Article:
Cancer risk not reduced by statins, two studies find

Popular statins widely used to lower cholesterol to prevent heart disease, apparently do not reduce the risk of cancer despite a flurry of recent studies suggesting a strong anti-cancer benefit, two scientific investigations report today.

Statins are the most commonly prescribed medications in the United States and as a result possess unrivaled name recognition: Lipitor, Zocor, Mevacor, Crestor, Pravachol and Lescol.

For years, evidence has mounted from a series of smaller studies that have suggested statins dramatically reduce the risk of many common forms of cancer, mostly through their powerful anti-inflammatory activity.

But when two separate teams of scientists further scrutinized whether statins could beat back the risk of cancer, they concluded that excitement over the drugs as cancer preventives may have peaked too soon.

“Statins do tons of things all over the body,” said C. Michael White, a professor of pharmacy at the University of Connecticut in Storrs, whose analysis on statins’ effect on cancer risk is reported in today’s Journal of the American Medical Association.

He added that statins have properties that may influence cancer development, just as they possess anti-inflammatory activity that may prevent the genesis of a tumor.

“When viewed together, these positive and negative effects cancel each other out,” White said. Among statins’ negative properties, White pointed to their tendency to decrease the body’s population of natural killer cells, immune system constituents capable of quashing early cancers.

He said his study along with another reported in today’s Journal of the National Cancer Institute have provided enough evidence to stop further pursuit of statins as cancer prevention agents.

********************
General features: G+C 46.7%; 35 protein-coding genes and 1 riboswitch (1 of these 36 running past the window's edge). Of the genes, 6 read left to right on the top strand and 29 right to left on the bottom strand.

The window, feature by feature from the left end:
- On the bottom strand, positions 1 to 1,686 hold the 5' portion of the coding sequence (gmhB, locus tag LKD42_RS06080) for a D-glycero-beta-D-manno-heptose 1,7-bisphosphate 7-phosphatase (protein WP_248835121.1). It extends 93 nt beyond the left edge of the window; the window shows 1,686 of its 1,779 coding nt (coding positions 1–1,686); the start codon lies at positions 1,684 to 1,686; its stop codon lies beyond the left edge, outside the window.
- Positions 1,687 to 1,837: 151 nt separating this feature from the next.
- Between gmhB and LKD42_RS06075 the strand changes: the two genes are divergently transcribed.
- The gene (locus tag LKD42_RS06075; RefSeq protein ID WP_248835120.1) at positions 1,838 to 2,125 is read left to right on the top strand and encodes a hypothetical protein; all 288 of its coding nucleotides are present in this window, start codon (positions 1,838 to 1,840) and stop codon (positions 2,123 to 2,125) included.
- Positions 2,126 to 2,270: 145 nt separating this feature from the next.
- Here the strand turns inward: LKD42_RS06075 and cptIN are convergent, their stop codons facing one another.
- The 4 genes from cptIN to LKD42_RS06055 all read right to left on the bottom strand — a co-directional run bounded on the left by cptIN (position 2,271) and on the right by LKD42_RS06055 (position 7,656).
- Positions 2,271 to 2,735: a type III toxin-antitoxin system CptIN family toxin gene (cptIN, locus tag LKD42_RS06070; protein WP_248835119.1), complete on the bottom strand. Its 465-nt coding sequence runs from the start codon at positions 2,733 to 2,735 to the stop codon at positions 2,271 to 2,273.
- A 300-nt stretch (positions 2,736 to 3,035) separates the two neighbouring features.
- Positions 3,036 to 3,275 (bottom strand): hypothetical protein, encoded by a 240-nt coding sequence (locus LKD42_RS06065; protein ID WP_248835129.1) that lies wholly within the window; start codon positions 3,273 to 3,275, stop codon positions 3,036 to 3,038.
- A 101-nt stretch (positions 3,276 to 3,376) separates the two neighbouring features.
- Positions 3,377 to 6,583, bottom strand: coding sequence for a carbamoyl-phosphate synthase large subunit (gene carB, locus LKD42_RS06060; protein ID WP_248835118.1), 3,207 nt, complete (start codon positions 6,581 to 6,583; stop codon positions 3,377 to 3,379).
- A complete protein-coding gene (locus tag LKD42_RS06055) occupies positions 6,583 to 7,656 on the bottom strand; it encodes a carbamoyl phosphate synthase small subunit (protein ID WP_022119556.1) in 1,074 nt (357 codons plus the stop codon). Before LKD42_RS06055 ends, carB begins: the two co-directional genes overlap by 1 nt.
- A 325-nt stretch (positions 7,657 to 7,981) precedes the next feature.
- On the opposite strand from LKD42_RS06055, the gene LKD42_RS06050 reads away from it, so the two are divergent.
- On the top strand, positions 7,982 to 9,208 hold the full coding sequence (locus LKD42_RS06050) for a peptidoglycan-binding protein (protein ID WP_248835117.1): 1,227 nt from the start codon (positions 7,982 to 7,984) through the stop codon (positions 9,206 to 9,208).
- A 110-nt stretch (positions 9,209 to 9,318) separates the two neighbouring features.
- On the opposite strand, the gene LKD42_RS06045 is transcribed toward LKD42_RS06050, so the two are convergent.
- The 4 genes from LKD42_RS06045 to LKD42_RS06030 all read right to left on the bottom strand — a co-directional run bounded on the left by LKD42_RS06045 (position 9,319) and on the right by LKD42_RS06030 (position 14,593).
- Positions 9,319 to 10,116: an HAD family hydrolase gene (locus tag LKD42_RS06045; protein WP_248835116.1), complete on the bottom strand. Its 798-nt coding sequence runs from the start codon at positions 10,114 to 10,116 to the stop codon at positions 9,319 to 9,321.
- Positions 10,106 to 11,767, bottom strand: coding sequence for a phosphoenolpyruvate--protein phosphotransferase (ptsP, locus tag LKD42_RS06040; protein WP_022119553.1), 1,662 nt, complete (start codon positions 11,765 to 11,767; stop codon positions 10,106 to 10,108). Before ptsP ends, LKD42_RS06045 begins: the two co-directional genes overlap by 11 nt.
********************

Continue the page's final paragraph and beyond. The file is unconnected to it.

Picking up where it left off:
“Both of these studies together answer a lot of questions,” he said.

White and his colleagues conducted what is known as a meta-analysis, a type of scientific study that gathers all pertinent data on a subject, then re-analyzes it to draw a new conclusion.

In this case, White and his team pooled data from 26 rigorously conducted clinical trials involving more than 86,000 patients who were divided among statin-takers and those who did not take the drugs. Statins noted in these studies included Lipitor and Zocor. Researchers originally concluded that statins played roles in the prevention of breast, prostate, lung and colorectal cancers.

But White and colleagues drew a different conclusion. “Perhaps because they were already being treated for heart disease, they might be taking better care of themselves.”

One study of Israeli patients last year found a 47 percent lower risk of colorectal cancer among statin-takers. Astounding results such as those led some researchers to half-jokingly remark that statins should be added to municipal water supplies.

Dr. Eric Jacobs, lead investigator of the study in the Journal of the National Cancer Institute, said that he and his team tried to re-create the Israeli results because of the potent implications statins then would have on cancer prevention.

“It was a little disappointing to us that we were not able to replicate this big reduction in risk,” said Jacobs, a senior epidemiologist with the American Cancer Society.


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